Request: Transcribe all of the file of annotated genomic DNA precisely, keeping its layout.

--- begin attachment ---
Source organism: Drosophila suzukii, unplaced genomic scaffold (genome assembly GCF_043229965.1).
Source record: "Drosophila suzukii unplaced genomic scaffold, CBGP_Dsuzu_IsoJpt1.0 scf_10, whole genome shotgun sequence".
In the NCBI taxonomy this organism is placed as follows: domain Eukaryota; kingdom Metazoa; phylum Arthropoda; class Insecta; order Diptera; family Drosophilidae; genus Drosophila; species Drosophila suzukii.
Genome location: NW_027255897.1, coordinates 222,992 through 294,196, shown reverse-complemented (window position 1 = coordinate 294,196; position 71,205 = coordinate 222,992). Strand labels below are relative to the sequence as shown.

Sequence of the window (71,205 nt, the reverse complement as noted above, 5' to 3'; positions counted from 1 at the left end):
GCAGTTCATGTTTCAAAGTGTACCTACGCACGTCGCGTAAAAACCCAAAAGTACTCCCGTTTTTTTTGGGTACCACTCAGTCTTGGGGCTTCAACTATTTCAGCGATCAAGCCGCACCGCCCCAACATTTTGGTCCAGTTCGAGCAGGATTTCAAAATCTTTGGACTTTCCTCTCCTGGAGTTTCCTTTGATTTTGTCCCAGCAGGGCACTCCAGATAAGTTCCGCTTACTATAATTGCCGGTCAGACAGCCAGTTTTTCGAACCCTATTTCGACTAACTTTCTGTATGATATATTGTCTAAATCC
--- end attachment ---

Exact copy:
Source organism: Drosophila suzukii, unplaced genomic scaffold (genome assembly GCF_043229965.1).
Source record: "Drosophila suzukii unplaced genomic scaffold, CBGP_Dsuzu_IsoJpt1.0 scf_10, whole genome shotgun sequence".
In the NCBI taxonomy this organism is placed as follows: domain Eukaryota; kingdom Metazoa; phylum Arthropoda; class Insecta; order Diptera; family Drosophilidae; genus Drosophila; species Drosophila suzukii.
Genome location: NW_027255897.1, coordinates 222,992 through 294,196, shown reverse-complemented (window position 1 = coordinate 294,196; position 71,205 = coordinate 222,992). Strand labels below are relative to the sequence as shown.

Sequence of the window (71,205 nt, the reverse complement as noted above, 5' to 3'; positions counted from 1 at the left end):
GCAGTTCATGTTTCAAAGTGTACCTACGCACGTCGCGTAAAAACCCAAAAGTACTCCCGTTTTTTTTGGGTACCACTCAGTCTTGGGGCTTCAACTATTTCAGCGATCAAGCCGCACCGCCCCAACATTTTGGTCCAGTTCGAGCAGGATTTCAAAATCTTTGGACTTTCCTCTCCTGGAGTTTCCTTTGATTTTGTCCCAGCAGGGCACTCCAGATAAGTTCCGCTTACTATAATTGCCGGTCAGACAGCCAGTTTTTCGAACCCTATTTCGACTAACTTTCTGTATGATATATTGTCTAAATCC